Healing our relationship to God and food

We know our need for physical food. We know our need for spiritual food as well. We can have full bellies and empty hearts. We can have a refrigerator full of food and starve for love. We can have food right at hand and feel as though God stands light years away. Hurts from the past, a failure, a broken relationship, a death and fear of the future can all leave us spiritually empty.

We cannot solve our problems regarding physical hunger or spiritual hunger easily. Famine, drought, war, disease and greed all underlie the problems with physical hunger. If we try to find God's presence, that can elude us as well. What did Jesus mean when he said, "Whoever comes to me will never be hungry"? On the physical level, Christians and churchgoers may experience food insecurity. Hunger does not exempt Christians. On the spiritual level, we cannot just snap our fingers and close the gap between ourselves and God. God is not at our beck and call. Even our spiritual heroes feel distant from God sometimes.

Jesus promises us here that he becomes the first step in healing our spiritual hunger and helping us begin to tackle our problems with physical hunger. God has taken the initiative. Just as God provided manna in the wilderness, so Jesus has come into the world to address both our physical hunger and our spiritual hunger.

If we do not always feel Jesus' presence, if we do not always feast on the bread from heaven, we can know that Jesus will continue to offer us the bread from heaven nonetheless. In our spiritual hunger, we can trust that at the end of every dry spell, every grief, every struggle, the bread from heaven will remain. We can eat our fill again. In the love of the church, in the sacrament of Holy Communion, Jesus offers us the spiritual food. Jesus has come to us. Jesus holds out his hand and offers us the nourishment we need. We claim Jesus's promise that he is the bread of life that has come down from heaven.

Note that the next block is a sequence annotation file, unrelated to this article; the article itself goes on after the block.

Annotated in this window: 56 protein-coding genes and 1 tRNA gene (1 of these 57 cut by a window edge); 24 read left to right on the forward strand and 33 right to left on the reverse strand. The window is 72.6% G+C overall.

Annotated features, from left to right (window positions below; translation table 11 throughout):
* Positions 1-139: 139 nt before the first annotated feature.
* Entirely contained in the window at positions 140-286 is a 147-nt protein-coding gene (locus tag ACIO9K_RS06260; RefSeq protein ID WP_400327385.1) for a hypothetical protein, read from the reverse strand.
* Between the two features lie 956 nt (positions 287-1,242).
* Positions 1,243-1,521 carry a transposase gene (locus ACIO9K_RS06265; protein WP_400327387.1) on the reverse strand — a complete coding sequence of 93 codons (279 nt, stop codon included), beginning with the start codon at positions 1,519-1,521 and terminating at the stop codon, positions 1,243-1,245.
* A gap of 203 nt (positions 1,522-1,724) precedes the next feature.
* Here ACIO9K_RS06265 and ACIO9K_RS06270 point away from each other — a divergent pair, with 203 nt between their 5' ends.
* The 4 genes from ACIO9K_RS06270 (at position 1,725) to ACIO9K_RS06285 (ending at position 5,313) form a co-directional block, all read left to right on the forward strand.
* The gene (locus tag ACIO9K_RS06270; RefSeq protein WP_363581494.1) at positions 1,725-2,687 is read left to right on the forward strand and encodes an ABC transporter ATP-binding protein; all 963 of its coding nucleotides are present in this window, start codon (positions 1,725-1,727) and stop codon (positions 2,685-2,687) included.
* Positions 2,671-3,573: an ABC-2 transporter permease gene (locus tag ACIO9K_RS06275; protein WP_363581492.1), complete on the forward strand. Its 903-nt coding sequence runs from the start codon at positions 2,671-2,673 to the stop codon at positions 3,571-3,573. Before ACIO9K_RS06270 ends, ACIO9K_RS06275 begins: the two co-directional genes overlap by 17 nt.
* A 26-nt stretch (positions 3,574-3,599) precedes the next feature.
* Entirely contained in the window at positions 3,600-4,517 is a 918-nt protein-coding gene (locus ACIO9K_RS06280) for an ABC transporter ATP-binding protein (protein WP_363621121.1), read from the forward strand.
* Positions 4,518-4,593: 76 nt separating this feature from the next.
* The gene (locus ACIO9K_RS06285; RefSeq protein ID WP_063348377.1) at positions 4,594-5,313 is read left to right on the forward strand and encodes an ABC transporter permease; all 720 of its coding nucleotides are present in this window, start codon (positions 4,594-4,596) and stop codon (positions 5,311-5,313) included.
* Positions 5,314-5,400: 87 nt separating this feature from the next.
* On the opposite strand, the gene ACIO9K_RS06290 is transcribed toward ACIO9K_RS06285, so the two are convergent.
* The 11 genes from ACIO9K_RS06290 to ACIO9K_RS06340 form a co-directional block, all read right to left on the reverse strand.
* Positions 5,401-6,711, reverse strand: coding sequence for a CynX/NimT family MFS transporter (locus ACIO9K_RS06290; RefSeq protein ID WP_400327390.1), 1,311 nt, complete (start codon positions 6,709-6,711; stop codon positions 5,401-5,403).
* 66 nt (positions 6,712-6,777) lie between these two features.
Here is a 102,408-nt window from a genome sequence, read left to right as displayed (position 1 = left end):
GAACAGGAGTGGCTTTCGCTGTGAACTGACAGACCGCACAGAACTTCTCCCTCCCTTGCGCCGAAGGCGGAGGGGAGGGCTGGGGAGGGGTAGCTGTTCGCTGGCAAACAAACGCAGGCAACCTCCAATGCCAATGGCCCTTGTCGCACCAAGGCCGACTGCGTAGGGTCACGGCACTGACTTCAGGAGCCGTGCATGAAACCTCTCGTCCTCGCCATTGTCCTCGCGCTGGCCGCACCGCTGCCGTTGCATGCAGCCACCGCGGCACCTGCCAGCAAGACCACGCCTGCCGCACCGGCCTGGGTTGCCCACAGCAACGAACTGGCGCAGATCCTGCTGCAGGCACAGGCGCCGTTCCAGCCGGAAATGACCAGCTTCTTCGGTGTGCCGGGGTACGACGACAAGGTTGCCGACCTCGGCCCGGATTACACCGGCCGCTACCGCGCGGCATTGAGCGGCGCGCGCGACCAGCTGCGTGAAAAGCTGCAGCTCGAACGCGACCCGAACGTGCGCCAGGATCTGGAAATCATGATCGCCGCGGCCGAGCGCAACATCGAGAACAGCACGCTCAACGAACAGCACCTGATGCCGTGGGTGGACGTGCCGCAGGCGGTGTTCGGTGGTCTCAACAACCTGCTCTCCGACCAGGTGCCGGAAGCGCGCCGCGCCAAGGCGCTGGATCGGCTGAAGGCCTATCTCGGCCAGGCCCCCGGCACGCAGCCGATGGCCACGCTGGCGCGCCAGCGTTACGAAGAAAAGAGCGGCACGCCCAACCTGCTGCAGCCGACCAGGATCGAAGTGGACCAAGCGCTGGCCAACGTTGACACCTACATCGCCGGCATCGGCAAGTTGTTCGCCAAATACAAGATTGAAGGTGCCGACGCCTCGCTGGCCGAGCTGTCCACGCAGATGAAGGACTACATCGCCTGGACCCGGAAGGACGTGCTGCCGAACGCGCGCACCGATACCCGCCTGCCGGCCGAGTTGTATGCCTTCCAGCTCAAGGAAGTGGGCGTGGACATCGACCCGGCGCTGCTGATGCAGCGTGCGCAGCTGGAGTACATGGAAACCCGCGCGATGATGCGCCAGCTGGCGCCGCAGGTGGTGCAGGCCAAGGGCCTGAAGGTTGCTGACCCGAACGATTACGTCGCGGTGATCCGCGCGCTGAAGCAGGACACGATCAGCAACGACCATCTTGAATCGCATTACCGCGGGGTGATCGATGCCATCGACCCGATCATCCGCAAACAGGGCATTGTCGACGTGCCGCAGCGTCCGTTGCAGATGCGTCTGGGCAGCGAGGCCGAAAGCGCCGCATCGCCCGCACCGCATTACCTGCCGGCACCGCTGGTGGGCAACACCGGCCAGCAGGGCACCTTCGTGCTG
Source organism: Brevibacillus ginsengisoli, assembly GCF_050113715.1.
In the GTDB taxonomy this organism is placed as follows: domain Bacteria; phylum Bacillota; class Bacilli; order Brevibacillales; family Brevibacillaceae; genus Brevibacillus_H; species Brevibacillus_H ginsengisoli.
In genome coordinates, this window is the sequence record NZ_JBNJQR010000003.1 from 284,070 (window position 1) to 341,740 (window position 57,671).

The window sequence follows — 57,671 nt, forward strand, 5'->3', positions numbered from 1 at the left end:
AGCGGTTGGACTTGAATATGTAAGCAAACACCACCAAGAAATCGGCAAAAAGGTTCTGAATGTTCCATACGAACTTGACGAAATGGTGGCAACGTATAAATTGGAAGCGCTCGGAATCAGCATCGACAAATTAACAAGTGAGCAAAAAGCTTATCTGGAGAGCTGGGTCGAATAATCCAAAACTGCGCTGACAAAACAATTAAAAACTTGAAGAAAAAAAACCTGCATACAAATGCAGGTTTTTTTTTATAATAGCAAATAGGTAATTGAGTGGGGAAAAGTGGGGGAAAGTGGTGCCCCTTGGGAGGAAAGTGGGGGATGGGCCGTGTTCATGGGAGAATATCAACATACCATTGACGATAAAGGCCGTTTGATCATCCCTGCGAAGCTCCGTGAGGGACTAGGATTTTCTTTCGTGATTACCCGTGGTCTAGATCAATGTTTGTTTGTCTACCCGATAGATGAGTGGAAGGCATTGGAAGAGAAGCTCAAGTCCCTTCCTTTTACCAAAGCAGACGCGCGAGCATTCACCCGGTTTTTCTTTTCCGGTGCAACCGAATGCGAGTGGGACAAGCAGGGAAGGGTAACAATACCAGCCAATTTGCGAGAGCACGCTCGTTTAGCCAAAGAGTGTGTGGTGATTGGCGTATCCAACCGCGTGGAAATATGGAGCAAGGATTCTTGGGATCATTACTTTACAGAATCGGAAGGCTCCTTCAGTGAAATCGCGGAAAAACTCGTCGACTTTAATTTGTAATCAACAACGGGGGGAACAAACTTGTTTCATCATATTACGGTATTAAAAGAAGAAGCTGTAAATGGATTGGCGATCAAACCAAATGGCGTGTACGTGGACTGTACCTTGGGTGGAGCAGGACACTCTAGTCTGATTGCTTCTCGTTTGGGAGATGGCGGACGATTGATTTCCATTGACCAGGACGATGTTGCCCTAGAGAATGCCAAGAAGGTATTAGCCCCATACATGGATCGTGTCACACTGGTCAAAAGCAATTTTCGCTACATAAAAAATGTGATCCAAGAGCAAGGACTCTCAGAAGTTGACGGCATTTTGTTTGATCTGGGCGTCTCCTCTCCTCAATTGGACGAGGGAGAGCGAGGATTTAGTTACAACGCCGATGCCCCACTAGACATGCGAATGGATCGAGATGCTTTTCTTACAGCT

In every offer of grace, God calls us to respond. We might think that we first seek to heal our relationship with God, and then we can heal our relationship to food, but maybe it works the other way around. Perhaps we can begin to respond to God's initiative in sending us the bread of life by working on our relationship to food. We can eat less, so that others have more. We can treat our bodies in a healthier way. We can donate to soup kitchens and hunger ministries. We can volunteer to pass out food.

A recent seminary graduate decided to shape up during his internship. He did not like what he saw in the mirror. He recognized the problems in his relationship to food. He already spent time every day in prayer and devotion. He lacked one more thing: how he responded to food, and what he had done to his body. So, the internship provided the impetus to get to work. He counted calories. He exercised every day. The faculty at the seminary and his fellow students encouraged him in his quest. He chronicled his experience on social media. He posted pictures. With each new milestone, he celebrated. During his year-long seminary internship, he lost 150 pounds. He exuded joy in relating his experience. Joy brings us closer to God.

John the gospel writer weaves spiritual hunger and physical hunger together in this passage. We experience both kinds of hunger. God has taken the initiative to fill our spiritual hunger by sending Jesus to us. Jesus is the promise that the time will come when we never again hunger or thirst in any way. Elsewhere in the Gospel of John is Jesus' statement that he has gone to prepare a place for us,2 and I expect we'll find there the two little girls who died in South Sudan. Jesus will welcome them into their dwelling place.

We have the responsibility to work for peace and to heal our relationship to food. Healing our relationship to food, for ourselves and for others, can form part of the way to heal our relationship to God.